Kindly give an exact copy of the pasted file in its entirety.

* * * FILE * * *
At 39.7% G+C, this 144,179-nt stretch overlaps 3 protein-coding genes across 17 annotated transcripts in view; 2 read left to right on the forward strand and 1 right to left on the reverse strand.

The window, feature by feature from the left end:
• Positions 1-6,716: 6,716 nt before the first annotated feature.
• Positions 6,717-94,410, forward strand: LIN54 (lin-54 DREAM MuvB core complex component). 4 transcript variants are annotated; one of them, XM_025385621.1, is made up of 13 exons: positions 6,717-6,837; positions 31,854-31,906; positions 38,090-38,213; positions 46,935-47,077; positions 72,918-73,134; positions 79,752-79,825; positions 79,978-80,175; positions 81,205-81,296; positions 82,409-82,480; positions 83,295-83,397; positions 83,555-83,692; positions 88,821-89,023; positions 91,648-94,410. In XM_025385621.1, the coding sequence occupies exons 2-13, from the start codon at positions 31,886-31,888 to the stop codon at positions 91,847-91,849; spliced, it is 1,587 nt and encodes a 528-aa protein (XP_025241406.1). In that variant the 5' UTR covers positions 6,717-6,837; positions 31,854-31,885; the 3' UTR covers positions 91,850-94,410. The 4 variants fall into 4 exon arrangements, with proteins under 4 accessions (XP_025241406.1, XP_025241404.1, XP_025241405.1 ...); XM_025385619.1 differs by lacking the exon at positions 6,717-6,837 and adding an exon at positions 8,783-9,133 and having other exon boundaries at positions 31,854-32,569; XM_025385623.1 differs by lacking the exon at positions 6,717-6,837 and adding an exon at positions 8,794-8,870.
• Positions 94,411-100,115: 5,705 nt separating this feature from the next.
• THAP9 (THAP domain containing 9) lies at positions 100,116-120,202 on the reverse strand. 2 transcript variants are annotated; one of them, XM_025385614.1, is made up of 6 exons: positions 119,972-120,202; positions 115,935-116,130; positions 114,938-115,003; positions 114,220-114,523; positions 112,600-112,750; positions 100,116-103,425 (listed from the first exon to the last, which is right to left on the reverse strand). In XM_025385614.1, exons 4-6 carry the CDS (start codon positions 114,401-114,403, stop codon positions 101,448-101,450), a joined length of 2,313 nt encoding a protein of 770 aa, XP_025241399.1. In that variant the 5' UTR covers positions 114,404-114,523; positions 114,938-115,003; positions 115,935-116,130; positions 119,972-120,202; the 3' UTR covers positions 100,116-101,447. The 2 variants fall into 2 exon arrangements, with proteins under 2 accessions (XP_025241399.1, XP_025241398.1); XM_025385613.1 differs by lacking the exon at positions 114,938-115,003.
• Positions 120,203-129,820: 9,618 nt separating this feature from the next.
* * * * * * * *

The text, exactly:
At 39.7% G+C, this 144,179-nt stretch overlaps 3 protein-coding genes across 17 annotated transcripts in view; 2 read left to right on the forward strand and 1 right to left on the reverse strand.

The window, feature by feature from the left end:
• Positions 1-6,716: 6,716 nt before the first annotated feature.
• Positions 6,717-94,410, forward strand: LIN54 (lin-54 DREAM MuvB core complex component). 4 transcript variants are annotated; one of them, XM_025385621.1, is made up of 13 exons: positions 6,717-6,837; positions 31,854-31,906; positions 38,090-38,213; positions 46,935-47,077; positions 72,918-73,134; positions 79,752-79,825; positions 79,978-80,175; positions 81,205-81,296; positions 82,409-82,480; positions 83,295-83,397; positions 83,555-83,692; positions 88,821-89,023; positions 91,648-94,410. In XM_025385621.1, the coding sequence occupies exons 2-13, from the start codon at positions 31,886-31,888 to the stop codon at positions 91,847-91,849; spliced, it is 1,587 nt and encodes a 528-aa protein (XP_025241406.1). In that variant the 5' UTR covers positions 6,717-6,837; positions 31,854-31,885; the 3' UTR covers positions 91,850-94,410. The 4 variants fall into 4 exon arrangements, with proteins under 4 accessions (XP_025241406.1, XP_025241404.1, XP_025241405.1 ...); XM_025385619.1 differs by lacking the exon at positions 6,717-6,837 and adding an exon at positions 8,783-9,133 and having other exon boundaries at positions 31,854-32,569; XM_025385623.1 differs by lacking the exon at positions 6,717-6,837 and adding an exon at positions 8,794-8,870.
• Positions 94,411-100,115: 5,705 nt separating this feature from the next.
• THAP9 (THAP domain containing 9) lies at positions 100,116-120,202 on the reverse strand. 2 transcript variants are annotated; one of them, XM_025385614.1, is made up of 6 exons: positions 119,972-120,202; positions 115,935-116,130; positions 114,938-115,003; positions 114,220-114,523; positions 112,600-112,750; positions 100,116-103,425 (listed from the first exon to the last, which is right to left on the reverse strand). In XM_025385614.1, exons 4-6 carry the CDS (start codon positions 114,401-114,403, stop codon positions 101,448-101,450), a joined length of 2,313 nt encoding a protein of 770 aa, XP_025241399.1. In that variant the 5' UTR covers positions 114,404-114,523; positions 114,938-115,003; positions 115,935-116,130; positions 119,972-120,202; the 3' UTR covers positions 100,116-101,447. The 2 variants fall into 2 exon arrangements, with proteins under 2 accessions (XP_025241399.1, XP_025241398.1); XM_025385613.1 differs by lacking the exon at positions 114,938-115,003.
• Positions 120,203-129,820: 9,618 nt separating this feature from the next.